One minute you're smiling and the next you're in tears; before you know it, you're dancing in your seat. A night of emotions that leaves you begging for more - this is what the first ever Sharmila Dance Gala promises on Wednesday and Thursday at the Dubai Centrepoint Theatre.
The show's impressive line-up includes special guest performers from the Stuttgart Ballet and the Estonian National Ballet. Locally based dancers from the Bucharest National Opera House and BNF Dance Company will also perform alongside professional dancers from the Dubai-based Sharmila Dance Company.
Various dance styles including ballet, contemporary, jazz, salsa, tango and hip-hop will be highlighted.
"The gala is an evening when you sit down and are accosted by so many different styles," said Sharmila Kamte, the founder of Sharmila Dance. "It will be an hour of complete and utter emotions that you haven't felt. It will be exciting and fun and people will ask when the next one will be."
Stars from the Stuttgart and Estonian companies will be performing the classical pas de deux from the Sleeping Beauty and Nutcracker ballets, as well as the cutting-edge contemporary pieces Little Monsters and Time.
The gala will also feature the locally based ballerina Loredana Elena Teodorescu, formerly a principal dancer with the Bucharest National Opera House, performing a pas de deux from Swan Lake - a ballet familiar even to the non-ballet-going public as a result of the film Black Swan - with the Colombian José Luis Quiceno.
BNF, which holds the world championship in Latin dance, will perform tango and salsa numbers, while members of Sharmila Dance will present jazz, hip-hop and contemporary dance pieces.
"I wanted everyone on the show to be professional and passionate about what they do, to provide something to the market that has never been done before - a mixture of local and international talent of a very high level," said Kamte, who began studying professional dance at 15 years old.
With some 500 students attending various classes at the company each week, Kamte said one of her main aims was to show the hard work and talent that goes into dance, which in turn could lead to more investment in developing the field.
"The main message is dance. When I came to Dubai 12 years ago, dance was considered something you only do in certain places, so for me I had a couple years of struggle. But dance is cultural," she said. "It's also a great sport and definitely an art that has not been appreciated in this part of the world, until very recently."
What is needed, she believes, is a strong foundation.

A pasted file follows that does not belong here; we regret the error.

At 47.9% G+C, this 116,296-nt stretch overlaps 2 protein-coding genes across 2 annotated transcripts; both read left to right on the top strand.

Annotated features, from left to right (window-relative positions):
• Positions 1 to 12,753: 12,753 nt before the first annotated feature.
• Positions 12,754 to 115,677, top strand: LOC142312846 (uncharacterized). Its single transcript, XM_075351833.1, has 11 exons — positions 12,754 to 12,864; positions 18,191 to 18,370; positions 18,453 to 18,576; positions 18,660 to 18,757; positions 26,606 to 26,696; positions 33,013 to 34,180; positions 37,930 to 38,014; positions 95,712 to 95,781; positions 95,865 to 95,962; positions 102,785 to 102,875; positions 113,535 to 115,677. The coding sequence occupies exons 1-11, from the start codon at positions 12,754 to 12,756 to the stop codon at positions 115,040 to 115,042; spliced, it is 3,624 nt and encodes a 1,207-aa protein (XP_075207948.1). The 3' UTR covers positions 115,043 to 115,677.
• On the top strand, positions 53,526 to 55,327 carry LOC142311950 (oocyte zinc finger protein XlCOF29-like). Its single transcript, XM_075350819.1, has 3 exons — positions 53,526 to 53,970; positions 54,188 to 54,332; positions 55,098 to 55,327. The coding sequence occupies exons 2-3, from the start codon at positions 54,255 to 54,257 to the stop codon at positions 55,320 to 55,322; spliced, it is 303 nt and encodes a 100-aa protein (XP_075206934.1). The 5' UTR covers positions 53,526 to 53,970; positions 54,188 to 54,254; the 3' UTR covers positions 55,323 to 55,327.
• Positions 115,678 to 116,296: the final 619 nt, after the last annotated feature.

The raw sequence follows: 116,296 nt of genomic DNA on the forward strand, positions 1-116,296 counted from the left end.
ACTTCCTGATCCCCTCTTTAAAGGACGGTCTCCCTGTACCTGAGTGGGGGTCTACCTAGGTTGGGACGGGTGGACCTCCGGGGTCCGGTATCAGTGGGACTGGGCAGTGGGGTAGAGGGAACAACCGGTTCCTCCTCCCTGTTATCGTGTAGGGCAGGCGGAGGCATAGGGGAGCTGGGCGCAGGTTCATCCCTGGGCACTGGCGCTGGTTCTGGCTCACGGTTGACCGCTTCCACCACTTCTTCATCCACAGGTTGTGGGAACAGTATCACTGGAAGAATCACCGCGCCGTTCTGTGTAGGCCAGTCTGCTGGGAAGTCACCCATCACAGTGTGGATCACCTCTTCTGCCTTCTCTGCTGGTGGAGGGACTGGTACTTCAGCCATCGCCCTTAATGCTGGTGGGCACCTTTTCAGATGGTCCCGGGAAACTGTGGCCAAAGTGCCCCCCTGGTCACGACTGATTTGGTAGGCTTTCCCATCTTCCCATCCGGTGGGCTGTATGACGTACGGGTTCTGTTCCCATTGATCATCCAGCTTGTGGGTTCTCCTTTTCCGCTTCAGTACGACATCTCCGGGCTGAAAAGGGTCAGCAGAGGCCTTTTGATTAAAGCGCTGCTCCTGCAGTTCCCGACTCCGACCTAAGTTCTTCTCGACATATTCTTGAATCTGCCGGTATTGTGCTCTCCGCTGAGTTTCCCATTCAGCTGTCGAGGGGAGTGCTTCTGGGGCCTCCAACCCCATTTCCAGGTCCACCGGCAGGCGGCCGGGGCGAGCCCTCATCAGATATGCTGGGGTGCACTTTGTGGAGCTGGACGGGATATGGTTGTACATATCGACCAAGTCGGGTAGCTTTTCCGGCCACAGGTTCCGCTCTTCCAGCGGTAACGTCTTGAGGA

"I would love to see this region have a dance centre that is funded. Education about dance needs to start with schools because it's a part of culture and life," she said. "It's about educating kids so that tomorrow when they see someone dance, they won't laugh - they'll think, wow!"
One teenager who was taken with dance from the start is Thomas Carre, a Briton who has lived in Dubai since he was two years old. Having tried the street jazz class at Sharmila Dance for the first time five years ago, the 19-year-old now works there full-time, training to be a dance instructor. He is also responsible for mixing the music for all the shows.
"I never knew dance was like this. There is structure and many styles which really interested me," said Carre. "I began taking regular classes and my sisters also got involved. I have a feel for hip-hop but all styles with Sharmila are great because there are different feelings expressed, whether through contemporary, ballet or hip-hop."
Another dance student-turned-teacher is 28-year-old Emma Hayes, an administration manager for Sharmila Dance. Both she and Carre will be performing during the gala.
"Firstly, I never thought I'd be able to do half the things I was able to do," said the half-Scottish, half-Welsh Hayes. "Concerts were great. For example, we did Formula One when Kelly Rowland was here, we also did the opening for Kanye West and Akon, as well as the Millions of Milkshakes opening."
Hayes has now been teaching street jazz for more than two years. She began her professional training at 17 with a focus on ballet, contemporary dance and jazz. After graduating, she moved to Dubai and immediately took dance lessons with Kamte, who instilled in her the belief that training is an essential part of what makes a dancer better.
"I have a dancer who was accepted into Juilliard, another has just won one of the biggest competitions in London called DanceX and another is head of dance at Princeton University," Kamte said. "So it's great to see the company being represented internationally, after training in a little city called Dubai."